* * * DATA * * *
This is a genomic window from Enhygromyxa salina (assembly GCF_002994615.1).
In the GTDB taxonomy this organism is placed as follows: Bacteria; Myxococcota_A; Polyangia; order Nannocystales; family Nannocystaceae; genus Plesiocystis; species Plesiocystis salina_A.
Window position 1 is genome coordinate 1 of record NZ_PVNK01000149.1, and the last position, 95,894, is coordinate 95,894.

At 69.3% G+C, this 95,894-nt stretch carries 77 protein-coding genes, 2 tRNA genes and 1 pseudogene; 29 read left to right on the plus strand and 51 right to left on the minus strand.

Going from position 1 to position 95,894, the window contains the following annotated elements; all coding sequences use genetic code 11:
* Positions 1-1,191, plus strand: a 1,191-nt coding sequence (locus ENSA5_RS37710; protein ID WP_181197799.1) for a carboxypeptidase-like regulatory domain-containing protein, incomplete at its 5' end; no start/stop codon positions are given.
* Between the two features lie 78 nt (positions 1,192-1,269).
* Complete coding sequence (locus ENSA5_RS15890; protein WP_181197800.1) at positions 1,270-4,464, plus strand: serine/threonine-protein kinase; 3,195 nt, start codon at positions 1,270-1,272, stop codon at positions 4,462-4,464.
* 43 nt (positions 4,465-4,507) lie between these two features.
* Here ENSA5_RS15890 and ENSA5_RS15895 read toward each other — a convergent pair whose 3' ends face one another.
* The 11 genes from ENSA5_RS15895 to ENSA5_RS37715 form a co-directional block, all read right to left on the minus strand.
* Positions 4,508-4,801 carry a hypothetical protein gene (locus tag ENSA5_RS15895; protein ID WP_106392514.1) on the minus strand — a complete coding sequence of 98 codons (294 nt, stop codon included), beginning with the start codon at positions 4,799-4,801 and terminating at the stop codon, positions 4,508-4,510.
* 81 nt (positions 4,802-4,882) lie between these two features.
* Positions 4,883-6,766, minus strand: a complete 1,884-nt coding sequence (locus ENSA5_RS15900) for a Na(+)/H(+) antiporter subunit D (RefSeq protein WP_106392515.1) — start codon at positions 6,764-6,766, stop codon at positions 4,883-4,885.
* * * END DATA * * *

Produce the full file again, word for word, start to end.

This is a genomic window from Enhygromyxa salina (assembly GCF_002994615.1).
In the GTDB taxonomy this organism is placed as follows: Bacteria; Myxococcota_A; Polyangia; order Nannocystales; family Nannocystaceae; genus Plesiocystis; species Plesiocystis salina_A.
Window position 1 is genome coordinate 1 of record NZ_PVNK01000149.1, and the last position, 95,894, is coordinate 95,894.

At 69.3% G+C, this 95,894-nt stretch carries 77 protein-coding genes, 2 tRNA genes and 1 pseudogene; 29 read left to right on the plus strand and 51 right to left on the minus strand.

Going from position 1 to position 95,894, the window contains the following annotated elements; all coding sequences use genetic code 11:
* Positions 1-1,191, plus strand: a 1,191-nt coding sequence (locus ENSA5_RS37710; protein ID WP_181197799.1) for a carboxypeptidase-like regulatory domain-containing protein, incomplete at its 5' end; no start/stop codon positions are given.
* Between the two features lie 78 nt (positions 1,192-1,269).
* Complete coding sequence (locus ENSA5_RS15890; protein WP_181197800.1) at positions 1,270-4,464, plus strand: serine/threonine-protein kinase; 3,195 nt, start codon at positions 1,270-1,272, stop codon at positions 4,462-4,464.
* 43 nt (positions 4,465-4,507) lie between these two features.
* Here ENSA5_RS15890 and ENSA5_RS15895 read toward each other — a convergent pair whose 3' ends face one another.
* The 11 genes from ENSA5_RS15895 to ENSA5_RS37715 form a co-directional block, all read right to left on the minus strand.
* Positions 4,508-4,801 carry a hypothetical protein gene (locus tag ENSA5_RS15895; protein ID WP_106392514.1) on the minus strand — a complete coding sequence of 98 codons (294 nt, stop codon included), beginning with the start codon at positions 4,799-4,801 and terminating at the stop codon, positions 4,508-4,510.
* 81 nt (positions 4,802-4,882) lie between these two features.
* Positions 4,883-6,766, minus strand: a complete 1,884-nt coding sequence (locus ENSA5_RS15900) for a Na(+)/H(+) antiporter subunit D (RefSeq protein WP_106392515.1) — start codon at positions 6,764-6,766, stop codon at positions 4,883-4,885.